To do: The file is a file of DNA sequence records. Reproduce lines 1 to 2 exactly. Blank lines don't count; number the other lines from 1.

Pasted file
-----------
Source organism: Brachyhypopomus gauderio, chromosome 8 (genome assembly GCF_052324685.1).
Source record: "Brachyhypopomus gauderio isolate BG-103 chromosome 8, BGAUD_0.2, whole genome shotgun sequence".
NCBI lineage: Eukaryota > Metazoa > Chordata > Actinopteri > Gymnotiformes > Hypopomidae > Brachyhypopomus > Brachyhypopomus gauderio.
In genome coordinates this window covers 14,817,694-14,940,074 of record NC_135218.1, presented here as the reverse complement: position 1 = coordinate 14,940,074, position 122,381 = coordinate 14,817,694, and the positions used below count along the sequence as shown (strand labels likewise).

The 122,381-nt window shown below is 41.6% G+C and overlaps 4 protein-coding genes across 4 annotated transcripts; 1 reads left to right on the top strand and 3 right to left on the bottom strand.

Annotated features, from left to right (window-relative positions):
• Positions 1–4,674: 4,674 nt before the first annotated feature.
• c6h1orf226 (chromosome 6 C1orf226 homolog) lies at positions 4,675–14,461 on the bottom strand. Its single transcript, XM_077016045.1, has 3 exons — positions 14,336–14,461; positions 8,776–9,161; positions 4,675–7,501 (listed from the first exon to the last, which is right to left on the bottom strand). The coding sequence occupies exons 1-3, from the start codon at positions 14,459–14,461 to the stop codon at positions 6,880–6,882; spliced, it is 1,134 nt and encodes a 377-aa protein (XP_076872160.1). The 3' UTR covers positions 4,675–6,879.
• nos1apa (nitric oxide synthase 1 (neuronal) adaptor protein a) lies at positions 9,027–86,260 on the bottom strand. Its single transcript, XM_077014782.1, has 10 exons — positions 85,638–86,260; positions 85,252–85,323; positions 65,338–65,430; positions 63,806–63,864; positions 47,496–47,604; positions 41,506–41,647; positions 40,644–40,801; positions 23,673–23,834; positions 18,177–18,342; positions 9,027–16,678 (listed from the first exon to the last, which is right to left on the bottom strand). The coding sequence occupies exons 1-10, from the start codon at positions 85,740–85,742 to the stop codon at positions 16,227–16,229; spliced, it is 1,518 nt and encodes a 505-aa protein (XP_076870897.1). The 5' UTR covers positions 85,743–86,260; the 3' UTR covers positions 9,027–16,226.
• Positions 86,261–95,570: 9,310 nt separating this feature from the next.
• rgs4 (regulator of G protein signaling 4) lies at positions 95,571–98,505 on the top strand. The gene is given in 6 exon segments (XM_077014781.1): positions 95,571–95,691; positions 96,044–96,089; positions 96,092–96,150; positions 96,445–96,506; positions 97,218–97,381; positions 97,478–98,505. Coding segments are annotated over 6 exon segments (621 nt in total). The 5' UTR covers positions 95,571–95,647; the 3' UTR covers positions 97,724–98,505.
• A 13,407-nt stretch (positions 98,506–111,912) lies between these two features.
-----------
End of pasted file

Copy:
Source organism: Brachyhypopomus gauderio, chromosome 8 (genome assembly GCF_052324685.1).
Source record: "Brachyhypopomus gauderio isolate BG-103 chromosome 8, BGAUD_0.2, whole genome shotgun sequence".